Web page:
Heating  180,000 litre straw insulated seasonal store, 90X58mm tubes + 7 sqm flat collectors, 1 kW VAWT, 3 kW heatpump plus Walltherm gasifying stove
Markrt
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« Reply #5 on: October 31, 2008, 03:50:51 PM »

I did think about the bypass and will certainly give that a go. I can also reduce the log size. The other stuff I had no idea about, thanks for that.
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lightfoot
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« Reply #6 on: October 31, 2008, 04:05:47 PM »

Roughly how tall is the chimney above the WBS ?

Is the primary circuit from the WBS to the thermal store pumped or gravity only and what size is the pipework ?

Do you know whether the primary circuit is connected directly or via a coil (indirectly) ?

Are the rads fed via the thermal store or direct from the WBS/tee'd off the primary flow and return ?

I assume you are burning well seasoned logs ?

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Mother Nature is a wonderful housekeeper - but eat her out of house and home and you may just get your marching orders.
davec
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« Reply #7 on: October 31, 2008, 04:26:29 PM »

I've just fitted a very similar Charnwood stove, the LA45iB, running 8 rads, towel rail and 175l DHW cylinder. DHW is fed by gravity and rads are pumped from the boiler (so maybe this is different from your thermal store arrangement) according to a control system wired like the Charnwood-branded one... this has one pipestat that keeps the pump off until the boiler return hits 45deg, to prevent condensation, and another that unconditionally switches on to dump heat and prevent boiling if the gravity feed goes over 85deg; there's also a timer and a roomstat.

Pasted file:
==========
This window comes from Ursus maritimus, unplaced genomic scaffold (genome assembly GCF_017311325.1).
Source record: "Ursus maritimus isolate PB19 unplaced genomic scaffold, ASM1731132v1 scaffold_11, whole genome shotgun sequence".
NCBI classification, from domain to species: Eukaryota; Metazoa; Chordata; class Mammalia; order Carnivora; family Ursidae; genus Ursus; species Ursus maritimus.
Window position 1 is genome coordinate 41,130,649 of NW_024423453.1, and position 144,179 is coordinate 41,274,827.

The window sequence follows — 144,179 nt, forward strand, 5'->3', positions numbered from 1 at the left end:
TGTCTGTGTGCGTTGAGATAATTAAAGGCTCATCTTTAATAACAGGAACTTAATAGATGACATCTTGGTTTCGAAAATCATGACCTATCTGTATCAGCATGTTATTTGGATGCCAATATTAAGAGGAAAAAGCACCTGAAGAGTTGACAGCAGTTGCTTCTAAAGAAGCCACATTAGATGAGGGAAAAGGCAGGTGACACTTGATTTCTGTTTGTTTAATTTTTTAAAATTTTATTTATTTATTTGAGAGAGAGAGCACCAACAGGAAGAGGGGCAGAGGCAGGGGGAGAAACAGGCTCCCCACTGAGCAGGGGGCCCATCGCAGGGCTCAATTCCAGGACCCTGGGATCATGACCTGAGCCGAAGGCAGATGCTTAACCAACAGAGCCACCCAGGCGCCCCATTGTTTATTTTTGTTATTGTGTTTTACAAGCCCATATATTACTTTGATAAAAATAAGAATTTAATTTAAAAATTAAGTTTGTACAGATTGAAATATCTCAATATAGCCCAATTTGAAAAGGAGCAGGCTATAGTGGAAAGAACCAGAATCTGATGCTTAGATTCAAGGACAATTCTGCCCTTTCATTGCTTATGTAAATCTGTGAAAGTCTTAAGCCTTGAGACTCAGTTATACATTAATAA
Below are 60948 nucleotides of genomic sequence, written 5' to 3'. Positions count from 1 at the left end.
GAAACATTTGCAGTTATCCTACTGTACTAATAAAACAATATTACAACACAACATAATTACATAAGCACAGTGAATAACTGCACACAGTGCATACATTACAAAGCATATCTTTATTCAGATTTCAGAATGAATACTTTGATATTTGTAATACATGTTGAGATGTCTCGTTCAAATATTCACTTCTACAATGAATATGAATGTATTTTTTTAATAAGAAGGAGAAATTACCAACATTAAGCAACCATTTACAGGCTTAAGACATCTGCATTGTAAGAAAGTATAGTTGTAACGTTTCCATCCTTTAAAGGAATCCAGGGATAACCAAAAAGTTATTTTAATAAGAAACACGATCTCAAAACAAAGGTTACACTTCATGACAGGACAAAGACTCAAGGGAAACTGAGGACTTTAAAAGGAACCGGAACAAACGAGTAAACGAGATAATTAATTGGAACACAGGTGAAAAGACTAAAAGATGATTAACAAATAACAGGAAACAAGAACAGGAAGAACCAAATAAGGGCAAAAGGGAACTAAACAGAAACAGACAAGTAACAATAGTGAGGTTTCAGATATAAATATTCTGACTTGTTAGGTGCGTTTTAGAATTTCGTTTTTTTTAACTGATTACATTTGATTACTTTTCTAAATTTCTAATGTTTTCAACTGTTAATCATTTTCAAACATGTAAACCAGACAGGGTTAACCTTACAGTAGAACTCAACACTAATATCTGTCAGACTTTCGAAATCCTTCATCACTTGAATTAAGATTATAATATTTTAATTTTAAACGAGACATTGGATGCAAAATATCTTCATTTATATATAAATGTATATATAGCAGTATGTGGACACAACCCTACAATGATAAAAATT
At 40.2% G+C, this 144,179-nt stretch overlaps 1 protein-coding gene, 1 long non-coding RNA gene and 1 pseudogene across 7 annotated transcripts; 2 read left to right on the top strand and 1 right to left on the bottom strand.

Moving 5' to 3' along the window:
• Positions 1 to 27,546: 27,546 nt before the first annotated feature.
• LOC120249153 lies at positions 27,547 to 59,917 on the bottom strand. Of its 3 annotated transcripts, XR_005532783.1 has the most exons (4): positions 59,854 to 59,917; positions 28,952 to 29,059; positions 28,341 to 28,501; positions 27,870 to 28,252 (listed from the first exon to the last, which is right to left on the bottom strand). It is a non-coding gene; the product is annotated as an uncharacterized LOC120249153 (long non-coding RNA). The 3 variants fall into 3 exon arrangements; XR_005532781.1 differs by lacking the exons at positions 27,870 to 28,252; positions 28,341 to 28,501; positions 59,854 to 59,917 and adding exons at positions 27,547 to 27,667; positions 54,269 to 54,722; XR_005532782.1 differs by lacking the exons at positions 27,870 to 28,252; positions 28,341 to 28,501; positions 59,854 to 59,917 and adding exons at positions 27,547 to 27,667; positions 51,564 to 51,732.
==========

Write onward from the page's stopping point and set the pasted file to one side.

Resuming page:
I note you're disappointed the store never goes past 70deg... the stove has its own automatic air control that's driven by the boiler temp... mine seems to shut itself down about 65deg, even when the manual control is set high.

I had some teething trouble with the control system - basically the sparkie who installed it didn't understand the logic and wired the low-limit stat back to front so it ran the pump up to 45deg then disabled it... smoky glass was the result and the rads only came on when the high-limit stat hit 85deg (i.e. pretty much never because of the stove's air control). I'm not saying that yours will be the same cause but you see what one wiring error can do... Could you elaborate on how yours "won't work"?